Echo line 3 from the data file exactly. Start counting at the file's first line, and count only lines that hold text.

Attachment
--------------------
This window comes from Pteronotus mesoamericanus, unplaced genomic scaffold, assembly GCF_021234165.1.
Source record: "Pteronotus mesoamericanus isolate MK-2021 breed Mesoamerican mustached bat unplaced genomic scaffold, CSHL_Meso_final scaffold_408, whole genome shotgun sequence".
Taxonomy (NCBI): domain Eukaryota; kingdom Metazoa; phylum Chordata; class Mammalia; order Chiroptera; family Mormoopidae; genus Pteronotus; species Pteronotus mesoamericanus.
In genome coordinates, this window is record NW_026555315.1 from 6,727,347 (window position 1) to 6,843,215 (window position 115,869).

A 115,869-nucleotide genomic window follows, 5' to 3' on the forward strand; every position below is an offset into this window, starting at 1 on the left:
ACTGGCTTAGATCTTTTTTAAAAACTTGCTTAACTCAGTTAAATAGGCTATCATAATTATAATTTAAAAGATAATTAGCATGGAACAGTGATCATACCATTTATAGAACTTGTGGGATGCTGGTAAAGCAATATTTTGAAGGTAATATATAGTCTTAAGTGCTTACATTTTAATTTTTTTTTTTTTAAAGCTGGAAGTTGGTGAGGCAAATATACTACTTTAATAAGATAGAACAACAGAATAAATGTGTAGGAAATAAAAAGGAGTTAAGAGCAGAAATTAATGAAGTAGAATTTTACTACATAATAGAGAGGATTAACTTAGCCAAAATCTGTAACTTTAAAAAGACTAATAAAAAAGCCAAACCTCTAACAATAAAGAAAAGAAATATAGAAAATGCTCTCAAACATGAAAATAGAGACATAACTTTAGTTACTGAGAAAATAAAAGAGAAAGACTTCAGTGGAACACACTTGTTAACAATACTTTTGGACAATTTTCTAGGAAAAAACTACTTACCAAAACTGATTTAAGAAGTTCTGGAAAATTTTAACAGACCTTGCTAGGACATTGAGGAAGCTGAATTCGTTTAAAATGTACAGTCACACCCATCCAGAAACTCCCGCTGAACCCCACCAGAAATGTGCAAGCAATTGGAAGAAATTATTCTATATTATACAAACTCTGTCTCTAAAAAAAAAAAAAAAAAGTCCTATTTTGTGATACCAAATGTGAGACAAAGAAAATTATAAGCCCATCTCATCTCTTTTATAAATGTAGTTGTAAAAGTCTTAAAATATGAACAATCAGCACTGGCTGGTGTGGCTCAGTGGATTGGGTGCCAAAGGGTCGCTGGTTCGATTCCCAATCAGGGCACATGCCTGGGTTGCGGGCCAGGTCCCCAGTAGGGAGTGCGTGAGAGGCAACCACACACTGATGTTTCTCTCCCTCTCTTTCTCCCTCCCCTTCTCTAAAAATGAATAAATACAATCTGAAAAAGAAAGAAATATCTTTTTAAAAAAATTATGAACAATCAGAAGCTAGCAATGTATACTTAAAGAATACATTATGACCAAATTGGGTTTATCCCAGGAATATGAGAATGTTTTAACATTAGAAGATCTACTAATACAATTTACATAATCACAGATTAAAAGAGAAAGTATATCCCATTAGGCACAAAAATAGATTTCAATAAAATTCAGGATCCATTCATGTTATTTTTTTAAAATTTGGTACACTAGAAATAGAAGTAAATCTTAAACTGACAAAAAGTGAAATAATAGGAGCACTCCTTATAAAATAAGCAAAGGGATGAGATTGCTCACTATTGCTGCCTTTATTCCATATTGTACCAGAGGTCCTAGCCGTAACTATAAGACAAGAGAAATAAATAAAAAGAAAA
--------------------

Taxonomy (NCBI): domain Eukaryota; kingdom Metazoa; phylum Chordata; class Mammalia; order Chiroptera; family Mormoopidae; genus Pteronotus; species Pteronotus mesoamericanus.